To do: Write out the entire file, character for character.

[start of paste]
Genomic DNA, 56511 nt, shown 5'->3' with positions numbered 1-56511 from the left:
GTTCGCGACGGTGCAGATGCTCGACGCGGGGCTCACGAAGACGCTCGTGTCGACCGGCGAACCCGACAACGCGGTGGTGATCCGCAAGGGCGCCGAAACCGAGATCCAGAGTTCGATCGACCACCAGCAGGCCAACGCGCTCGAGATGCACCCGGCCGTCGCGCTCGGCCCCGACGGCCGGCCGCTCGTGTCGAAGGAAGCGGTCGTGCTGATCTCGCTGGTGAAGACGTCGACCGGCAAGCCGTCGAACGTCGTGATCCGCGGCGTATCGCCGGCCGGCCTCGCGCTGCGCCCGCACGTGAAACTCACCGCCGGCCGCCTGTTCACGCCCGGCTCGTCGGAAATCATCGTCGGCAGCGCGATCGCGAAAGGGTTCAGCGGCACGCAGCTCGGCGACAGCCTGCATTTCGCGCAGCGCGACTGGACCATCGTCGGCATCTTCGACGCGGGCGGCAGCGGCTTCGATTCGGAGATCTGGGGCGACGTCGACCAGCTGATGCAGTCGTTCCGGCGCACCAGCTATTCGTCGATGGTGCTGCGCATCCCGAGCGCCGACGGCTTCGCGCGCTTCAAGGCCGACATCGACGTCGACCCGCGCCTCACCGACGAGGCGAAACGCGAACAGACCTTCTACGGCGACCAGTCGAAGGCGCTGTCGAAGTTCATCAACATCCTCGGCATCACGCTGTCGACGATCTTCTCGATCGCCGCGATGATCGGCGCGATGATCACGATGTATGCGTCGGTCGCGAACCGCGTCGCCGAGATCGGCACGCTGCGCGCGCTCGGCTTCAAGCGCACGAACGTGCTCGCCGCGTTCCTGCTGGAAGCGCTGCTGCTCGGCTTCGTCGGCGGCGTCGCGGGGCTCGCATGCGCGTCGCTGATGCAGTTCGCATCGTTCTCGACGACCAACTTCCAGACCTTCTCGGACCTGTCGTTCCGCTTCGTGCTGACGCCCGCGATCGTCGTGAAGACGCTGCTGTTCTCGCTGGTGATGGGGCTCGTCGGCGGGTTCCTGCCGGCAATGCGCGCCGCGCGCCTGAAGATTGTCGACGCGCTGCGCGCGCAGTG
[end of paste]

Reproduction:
Genomic DNA, 56511 nt, shown 5'->3' with positions numbered 1-56511 from the left:
GTTCGCGACGGTGCAGATGCTCGACGCGGGGCTCACGAAGACGCTCGTGTCGACCGGCGAACCCGACAACGCGGTGGTGATCCGCAAGGGCGCCGAAACCGAGATCCAGAGTTCGATCGACCACCAGCAGGCCAACGCGCTCGAGATGCACCCGGCCGTCGCGCTCGGCCCCGACGGCCGGCCGCTCGTGTCGAAGGAAGCGGTCGTGCTGATCTCGCTGGTGAAGACGTCGACCGGCAAGCCGTCGAACGTCGTGATCCGCGGCGTATCGCCGGCCGGCCTCGCGCTGCGCCCGCACGTGAAACTCACCGCCGGCCGCCTGTTCACGCCCGGCTCGTCGGAAATCATCGTCGGCAGCGCGATCGCGAAAGGGTTCAGCGGCACGCAGCTCGGCGACAGCCTGCATTTCGCGCAGCGCGACTGGACCATCGTCGGCATCTTCGACGCGGGCGGCAGCGGCTTCGATTCGGAGATCTGGGGCGACGTCGACCAGCTGATGCAGTCGTTCCGGCGCACCAGCTATTCGTCGATGGTGCTGCGCATCCCGAGCGCCGACGGCTTCGCGCGCTTCAAGGCCGACATCGACGTCGACCCGCGCCTCACCGACGAGGCGAAACGCGAACAGACCTTCTACGGCGACCAGTCGAAGGCGCTGTCGAAGTTCATCAACATCCTCGGCATCACGCTGTCGACGATCTTCTCGATCGCCGCGATGATCGGCGCGATGATCACGATGTATGCGTCGGTCGCGAACCGCGTCGCCGAGATCGGCACGCTGCGCGCGCTCGGCTTCAAGCGCACGAACGTGCTCGCCGCGTTCCTGCTGGAAGCGCTGCTGCTCGGCTTCGTCGGCGGCGTCGCGGGGCTCGCATGCGCGTCGCTGATGCAGTTCGCATCGTTCTCGACGACCAACTTCCAGACCTTCTCGGACCTGTCGTTCCGCTTCGTGCTGACGCCCGCGATCGTCGTGAAGACGCTGCTGTTCTCGCTGGTGATGGGGCTCGTCGGCGGGTTCCTGCCGGCAATGCGCGCCGCGCGCCTGAAGATTGTCGACGCGCTGCGCGCGCAGTG